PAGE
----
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Is Taking Melatonin Regularly Bad for You?

Melatonin supplements have exploded in popularity, with nearly 5 million U.S. adults incorporating them into their nightly routines. This rise in use reflects a growing trend towards natural sleep aids, as 50 to 70 million Americans struggle with ongoing sleep disorders, such as insomnia, parasomnia, sleep-related breathing disorders, and circadian rhythm sleep-wake disorders. Unfortunately, many of the conventional sleep medications on the market lead to dependence and addiction. As a result, more people are turning to melatonin as a safer, non-habit-forming alternative to improve their sleep quality. 

However, many of my clients come to me concerned that taking melatonin is somehow bad for them. That is why I want to clear up the confusion and provide a comprehensive understanding of melatonin’s benefits, potential side effects, and influence on other areas of health beyond sleep.  

What is Melatonin, and How Does it Influence Sleep? 

Melatonin is a hormone that is naturally produced and released in the body in response to reduced light exposure. As the sunlight disappears over the horizon and darkness falls, the retina of the eyes detects this change and transmits the information to the suprachiasmatic nucleus (SCN) located in the hypothalamus of the brain. The SCN plays a pivotal role in regulating the body’s circadian rhythms, or internal clock, by signaling the brain’s pineal gland to produce and release melatonin. In turn, melatonin helps to regulate the body’s sleep-wake cycle, prompting us to drift into a deep, restorative slumber in the evening.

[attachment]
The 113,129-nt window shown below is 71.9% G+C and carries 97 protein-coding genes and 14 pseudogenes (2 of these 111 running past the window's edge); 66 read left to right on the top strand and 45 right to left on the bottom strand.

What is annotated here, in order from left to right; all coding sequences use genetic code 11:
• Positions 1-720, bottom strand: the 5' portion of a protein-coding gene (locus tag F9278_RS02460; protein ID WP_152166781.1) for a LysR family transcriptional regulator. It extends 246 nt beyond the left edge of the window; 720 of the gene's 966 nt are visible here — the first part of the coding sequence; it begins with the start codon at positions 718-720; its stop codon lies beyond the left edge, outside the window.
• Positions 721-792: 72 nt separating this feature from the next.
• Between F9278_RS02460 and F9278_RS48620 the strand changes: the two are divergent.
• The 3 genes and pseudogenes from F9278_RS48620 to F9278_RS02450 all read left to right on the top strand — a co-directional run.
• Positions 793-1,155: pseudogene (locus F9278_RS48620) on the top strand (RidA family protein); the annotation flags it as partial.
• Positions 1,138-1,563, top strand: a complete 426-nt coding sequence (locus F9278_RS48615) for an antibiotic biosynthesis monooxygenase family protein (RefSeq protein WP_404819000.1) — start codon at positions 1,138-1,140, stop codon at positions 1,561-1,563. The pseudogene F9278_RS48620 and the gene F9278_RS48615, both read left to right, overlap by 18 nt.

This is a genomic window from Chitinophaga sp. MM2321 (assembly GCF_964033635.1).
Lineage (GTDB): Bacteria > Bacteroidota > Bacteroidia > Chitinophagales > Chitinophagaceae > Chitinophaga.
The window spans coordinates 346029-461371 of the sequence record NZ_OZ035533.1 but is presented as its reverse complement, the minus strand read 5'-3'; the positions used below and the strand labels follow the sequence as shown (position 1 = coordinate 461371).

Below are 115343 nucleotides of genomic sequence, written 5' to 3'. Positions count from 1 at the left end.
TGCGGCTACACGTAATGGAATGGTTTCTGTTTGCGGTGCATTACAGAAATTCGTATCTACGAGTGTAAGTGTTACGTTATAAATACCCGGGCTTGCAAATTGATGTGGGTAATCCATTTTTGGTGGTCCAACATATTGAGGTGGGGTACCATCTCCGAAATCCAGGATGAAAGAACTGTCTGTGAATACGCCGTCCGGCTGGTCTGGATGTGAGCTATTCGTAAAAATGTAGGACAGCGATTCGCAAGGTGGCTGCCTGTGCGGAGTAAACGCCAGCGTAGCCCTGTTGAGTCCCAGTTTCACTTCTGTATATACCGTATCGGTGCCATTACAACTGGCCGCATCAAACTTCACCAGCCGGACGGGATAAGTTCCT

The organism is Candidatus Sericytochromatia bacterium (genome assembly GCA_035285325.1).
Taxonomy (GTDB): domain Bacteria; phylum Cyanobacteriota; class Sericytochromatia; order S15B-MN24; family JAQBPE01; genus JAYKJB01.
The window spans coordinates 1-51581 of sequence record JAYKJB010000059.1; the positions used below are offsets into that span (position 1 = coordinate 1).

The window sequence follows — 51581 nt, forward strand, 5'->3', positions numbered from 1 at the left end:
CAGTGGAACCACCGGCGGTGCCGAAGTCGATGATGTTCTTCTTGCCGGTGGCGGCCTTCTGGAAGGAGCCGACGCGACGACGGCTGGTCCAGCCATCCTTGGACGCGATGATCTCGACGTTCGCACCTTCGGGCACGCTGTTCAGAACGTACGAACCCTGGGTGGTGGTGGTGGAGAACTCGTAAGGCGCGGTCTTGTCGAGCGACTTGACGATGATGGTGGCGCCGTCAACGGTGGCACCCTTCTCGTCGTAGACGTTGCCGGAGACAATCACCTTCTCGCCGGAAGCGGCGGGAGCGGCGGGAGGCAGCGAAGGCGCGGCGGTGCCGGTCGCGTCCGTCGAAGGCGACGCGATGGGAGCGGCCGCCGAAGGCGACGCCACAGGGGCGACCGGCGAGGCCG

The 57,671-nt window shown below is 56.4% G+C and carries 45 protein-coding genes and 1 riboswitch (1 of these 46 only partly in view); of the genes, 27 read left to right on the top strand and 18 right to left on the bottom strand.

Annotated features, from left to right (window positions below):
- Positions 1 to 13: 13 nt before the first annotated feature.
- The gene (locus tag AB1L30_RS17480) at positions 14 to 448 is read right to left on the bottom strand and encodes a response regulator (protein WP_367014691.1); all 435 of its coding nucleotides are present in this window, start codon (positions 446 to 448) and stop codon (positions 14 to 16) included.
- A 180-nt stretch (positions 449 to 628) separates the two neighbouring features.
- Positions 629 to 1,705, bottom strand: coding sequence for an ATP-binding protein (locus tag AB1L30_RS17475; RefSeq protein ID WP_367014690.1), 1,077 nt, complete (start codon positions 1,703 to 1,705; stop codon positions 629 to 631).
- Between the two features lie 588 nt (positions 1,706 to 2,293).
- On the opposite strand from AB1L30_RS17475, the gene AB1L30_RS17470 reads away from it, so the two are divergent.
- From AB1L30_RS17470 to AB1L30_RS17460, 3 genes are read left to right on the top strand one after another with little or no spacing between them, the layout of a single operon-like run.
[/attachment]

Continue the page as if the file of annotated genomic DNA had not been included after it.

As you can imagine, artificial light from our modern handheld devices can disrupt melatonin production, making it more difficult to fall asleep. Therefore, many individuals (including myself) use supplements to boost their melatonin levels and restore their natural sleep-wake cycle. Although widely sought-after for its ability to treat insomnia and improve overall sleep quality, melatonin is much more than just a sleep hormone, impacting numerous aspects of our health, as outlined below.

What Are the Positives of Taking Melatonin Beyond Sleep?

May Lower Cancer Risk

Nearly 1 in 2 men and 1 in 3 women will develop some form of cancer at some point in their lifetime, with the most common types being breast, lung, prostate, and colon cancer. As someone who has fought and won their battle against cancer, researching and sharing strategies to mitigate cancer risk is one of my greatest passions. Fortunately, emerging experimental studies have revealed that melatonin has the potential to halt cancer growth in human tumor cells and extend lifespan by an incredible 25%. Researchers note that melatonin imparts these anti-cancer benefits by encouraging apoptosis (cancer cell death) and inhibiting angiogenesis (the formation of new blood cells). By blocking angiogenesis, melatonin effectively cuts off the nutrient and oxygen supply to tumor cells.

May Support Brain Health 

If improving your brain health is one of your top priorities, melatonin shows promise as an excellent neuroprotective agent. In fact, some experts consider melatonin one of the most potent treatments for neurological disorders, such as Alzheimer’s disease and Parkinson’s disease. It protects the brain from these conditions by halting neurotoxic pollutant damage and reducing neuroinflammation. Melatonin also helps to protect the mitochondria, which are the energy-producing powerhouses of the cell. When mitochondria fail to function properly, it’s referred to as mitochondrial dysfunction—a key factor in the onset and progression of neurodegenerative diseases. 

May Improve Immune Function 

Melatonin also assists in regulating the immune system. Specifically, melatonin has been shown to alleviate the symptoms associated with autoimmune diseases such as multiple sclerosis, type 1 diabetes, inflammatory bowel disease, and lupus. Its ability to modulate immune function helps prevent the immune system from attacking healthy tissues and organs, a hallmark of autoimmune disorders. While further research is needed to fully understand melatonin’s impact on autoimmunity, preliminary findings suggest exciting possibilities for melatonin as a therapeutic agent in managing autoimmune conditions and promoting overall immune health.

May Reduce Inflammation